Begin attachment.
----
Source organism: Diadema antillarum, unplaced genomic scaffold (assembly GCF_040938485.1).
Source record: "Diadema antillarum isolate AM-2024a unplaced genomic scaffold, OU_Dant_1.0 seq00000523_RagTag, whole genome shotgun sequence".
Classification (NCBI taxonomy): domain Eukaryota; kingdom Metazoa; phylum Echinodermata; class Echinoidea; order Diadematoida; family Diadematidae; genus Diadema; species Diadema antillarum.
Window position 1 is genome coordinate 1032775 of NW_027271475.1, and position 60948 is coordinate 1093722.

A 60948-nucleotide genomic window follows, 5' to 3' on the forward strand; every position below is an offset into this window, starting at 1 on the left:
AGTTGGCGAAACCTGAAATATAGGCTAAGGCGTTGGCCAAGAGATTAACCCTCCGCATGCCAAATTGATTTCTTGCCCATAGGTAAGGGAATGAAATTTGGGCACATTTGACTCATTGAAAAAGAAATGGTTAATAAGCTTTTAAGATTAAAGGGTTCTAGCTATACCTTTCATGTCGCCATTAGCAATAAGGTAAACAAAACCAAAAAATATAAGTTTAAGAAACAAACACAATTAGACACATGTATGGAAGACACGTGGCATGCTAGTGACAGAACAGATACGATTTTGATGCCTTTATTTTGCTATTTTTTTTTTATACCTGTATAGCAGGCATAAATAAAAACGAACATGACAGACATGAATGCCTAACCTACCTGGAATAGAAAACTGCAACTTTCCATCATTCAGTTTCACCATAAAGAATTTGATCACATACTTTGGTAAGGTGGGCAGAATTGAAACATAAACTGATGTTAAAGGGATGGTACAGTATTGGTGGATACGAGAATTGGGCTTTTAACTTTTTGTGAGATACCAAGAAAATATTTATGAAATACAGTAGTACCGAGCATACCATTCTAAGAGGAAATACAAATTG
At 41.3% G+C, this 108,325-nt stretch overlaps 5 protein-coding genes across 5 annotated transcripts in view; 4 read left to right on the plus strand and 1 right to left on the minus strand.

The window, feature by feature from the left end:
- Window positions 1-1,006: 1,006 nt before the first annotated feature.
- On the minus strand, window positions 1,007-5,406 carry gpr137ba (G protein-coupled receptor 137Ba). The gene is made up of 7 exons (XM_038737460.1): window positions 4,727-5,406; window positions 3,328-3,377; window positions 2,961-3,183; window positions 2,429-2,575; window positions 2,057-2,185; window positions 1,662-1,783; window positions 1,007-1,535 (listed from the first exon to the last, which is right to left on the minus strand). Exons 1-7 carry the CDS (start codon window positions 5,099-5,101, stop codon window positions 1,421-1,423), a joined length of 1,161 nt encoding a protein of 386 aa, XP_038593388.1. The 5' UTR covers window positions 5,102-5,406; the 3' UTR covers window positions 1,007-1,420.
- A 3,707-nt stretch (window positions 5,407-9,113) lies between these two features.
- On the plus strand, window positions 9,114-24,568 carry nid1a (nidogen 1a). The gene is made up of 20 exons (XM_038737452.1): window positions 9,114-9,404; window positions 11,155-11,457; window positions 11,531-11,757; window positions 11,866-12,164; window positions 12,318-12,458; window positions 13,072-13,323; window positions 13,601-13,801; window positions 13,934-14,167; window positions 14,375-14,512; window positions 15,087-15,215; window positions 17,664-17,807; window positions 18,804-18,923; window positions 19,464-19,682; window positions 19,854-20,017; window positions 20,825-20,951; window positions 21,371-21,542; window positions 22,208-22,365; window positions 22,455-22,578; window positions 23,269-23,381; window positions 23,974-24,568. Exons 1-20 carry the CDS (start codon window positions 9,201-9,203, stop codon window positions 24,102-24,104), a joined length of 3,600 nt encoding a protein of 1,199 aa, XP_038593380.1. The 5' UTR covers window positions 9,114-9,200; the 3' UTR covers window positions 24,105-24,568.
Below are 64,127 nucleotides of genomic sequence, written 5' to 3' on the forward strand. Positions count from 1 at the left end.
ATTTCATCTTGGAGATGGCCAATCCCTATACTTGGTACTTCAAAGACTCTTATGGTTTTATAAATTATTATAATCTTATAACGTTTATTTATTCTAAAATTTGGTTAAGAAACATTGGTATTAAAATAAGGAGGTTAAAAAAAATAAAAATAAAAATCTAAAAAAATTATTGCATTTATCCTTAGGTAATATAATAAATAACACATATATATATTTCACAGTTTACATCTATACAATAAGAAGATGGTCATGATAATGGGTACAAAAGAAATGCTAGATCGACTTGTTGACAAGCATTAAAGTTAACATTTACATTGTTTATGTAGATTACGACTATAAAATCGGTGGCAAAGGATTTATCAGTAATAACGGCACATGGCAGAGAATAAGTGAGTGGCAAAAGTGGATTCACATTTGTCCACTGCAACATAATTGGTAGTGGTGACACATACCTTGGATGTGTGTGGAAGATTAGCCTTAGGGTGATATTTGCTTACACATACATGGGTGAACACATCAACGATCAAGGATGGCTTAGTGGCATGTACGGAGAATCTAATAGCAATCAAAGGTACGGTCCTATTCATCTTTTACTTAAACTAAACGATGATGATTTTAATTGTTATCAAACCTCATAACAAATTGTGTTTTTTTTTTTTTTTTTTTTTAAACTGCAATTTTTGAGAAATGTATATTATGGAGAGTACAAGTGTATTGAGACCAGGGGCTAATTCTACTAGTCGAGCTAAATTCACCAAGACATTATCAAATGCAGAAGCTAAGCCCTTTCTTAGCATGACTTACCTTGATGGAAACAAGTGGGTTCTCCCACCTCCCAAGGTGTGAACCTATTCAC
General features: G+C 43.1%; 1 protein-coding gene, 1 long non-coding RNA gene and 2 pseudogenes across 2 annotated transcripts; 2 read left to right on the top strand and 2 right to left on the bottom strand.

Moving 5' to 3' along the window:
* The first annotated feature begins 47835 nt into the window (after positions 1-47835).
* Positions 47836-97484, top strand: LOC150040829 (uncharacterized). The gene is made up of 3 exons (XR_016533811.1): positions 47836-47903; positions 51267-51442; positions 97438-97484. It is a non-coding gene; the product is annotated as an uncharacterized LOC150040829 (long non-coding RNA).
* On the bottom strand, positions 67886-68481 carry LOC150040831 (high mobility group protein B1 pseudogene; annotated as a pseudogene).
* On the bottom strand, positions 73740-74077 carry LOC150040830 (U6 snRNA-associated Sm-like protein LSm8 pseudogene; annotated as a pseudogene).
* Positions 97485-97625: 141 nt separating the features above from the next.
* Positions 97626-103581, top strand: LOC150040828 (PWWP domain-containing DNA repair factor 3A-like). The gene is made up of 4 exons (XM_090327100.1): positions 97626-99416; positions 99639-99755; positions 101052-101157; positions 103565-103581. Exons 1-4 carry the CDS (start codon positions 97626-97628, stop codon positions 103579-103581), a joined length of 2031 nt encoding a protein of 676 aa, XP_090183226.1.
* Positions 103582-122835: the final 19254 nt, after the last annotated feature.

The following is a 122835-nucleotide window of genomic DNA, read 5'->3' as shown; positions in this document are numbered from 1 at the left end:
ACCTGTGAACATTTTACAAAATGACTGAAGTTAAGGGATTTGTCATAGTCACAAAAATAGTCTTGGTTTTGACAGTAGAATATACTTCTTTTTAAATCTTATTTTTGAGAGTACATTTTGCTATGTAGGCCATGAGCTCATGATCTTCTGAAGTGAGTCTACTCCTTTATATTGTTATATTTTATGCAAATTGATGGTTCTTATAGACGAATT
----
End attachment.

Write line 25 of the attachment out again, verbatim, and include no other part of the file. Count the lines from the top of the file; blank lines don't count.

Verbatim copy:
ACCTGTGAACATTTTACAAAATGACTGAAGTTAAGGGATTTGTCATAGTCACAAAAATAGTCTTGGTTTTGACAGTAGAATATACTTCTTTTTAAATCTTATTTTTGAGAGTACATTTTGCTATGTAGGCCATGAGCTCATGATCTTCTGAAGTGAGTCTACTCCTTTATATTGTTATATTTTATGCAAATTGATGGTTCTTATAGACGAATT